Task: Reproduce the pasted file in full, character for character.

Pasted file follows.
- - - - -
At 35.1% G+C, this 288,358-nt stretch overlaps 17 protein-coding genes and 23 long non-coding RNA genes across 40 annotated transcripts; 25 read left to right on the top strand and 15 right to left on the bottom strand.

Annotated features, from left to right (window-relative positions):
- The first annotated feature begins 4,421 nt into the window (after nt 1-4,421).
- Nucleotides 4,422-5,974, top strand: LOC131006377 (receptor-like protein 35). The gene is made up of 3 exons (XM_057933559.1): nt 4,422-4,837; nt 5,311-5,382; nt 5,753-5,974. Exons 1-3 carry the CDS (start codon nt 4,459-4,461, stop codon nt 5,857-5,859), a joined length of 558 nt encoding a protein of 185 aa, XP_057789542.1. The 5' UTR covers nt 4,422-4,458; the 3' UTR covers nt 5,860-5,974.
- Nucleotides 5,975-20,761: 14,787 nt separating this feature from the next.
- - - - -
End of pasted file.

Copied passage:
At 35.1% G+C, this 288,358-nt stretch overlaps 17 protein-coding genes and 23 long non-coding RNA genes across 40 annotated transcripts; 25 read left to right on the top strand and 15 right to left on the bottom strand.

Annotated features, from left to right (window-relative positions):
- The first annotated feature begins 4,421 nt into the window (after nt 1-4,421).
- Nucleotides 4,422-5,974, top strand: LOC131006377 (receptor-like protein 35). The gene is made up of 3 exons (XM_057933559.1): nt 4,422-4,837; nt 5,311-5,382; nt 5,753-5,974. Exons 1-3 carry the CDS (start codon nt 4,459-4,461, stop codon nt 5,857-5,859), a joined length of 558 nt encoding a protein of 185 aa, XP_057789542.1. The 5' UTR covers nt 4,422-4,458; the 3' UTR covers nt 5,860-5,974.
- Nucleotides 5,975-20,761: 14,787 nt separating this feature from the next.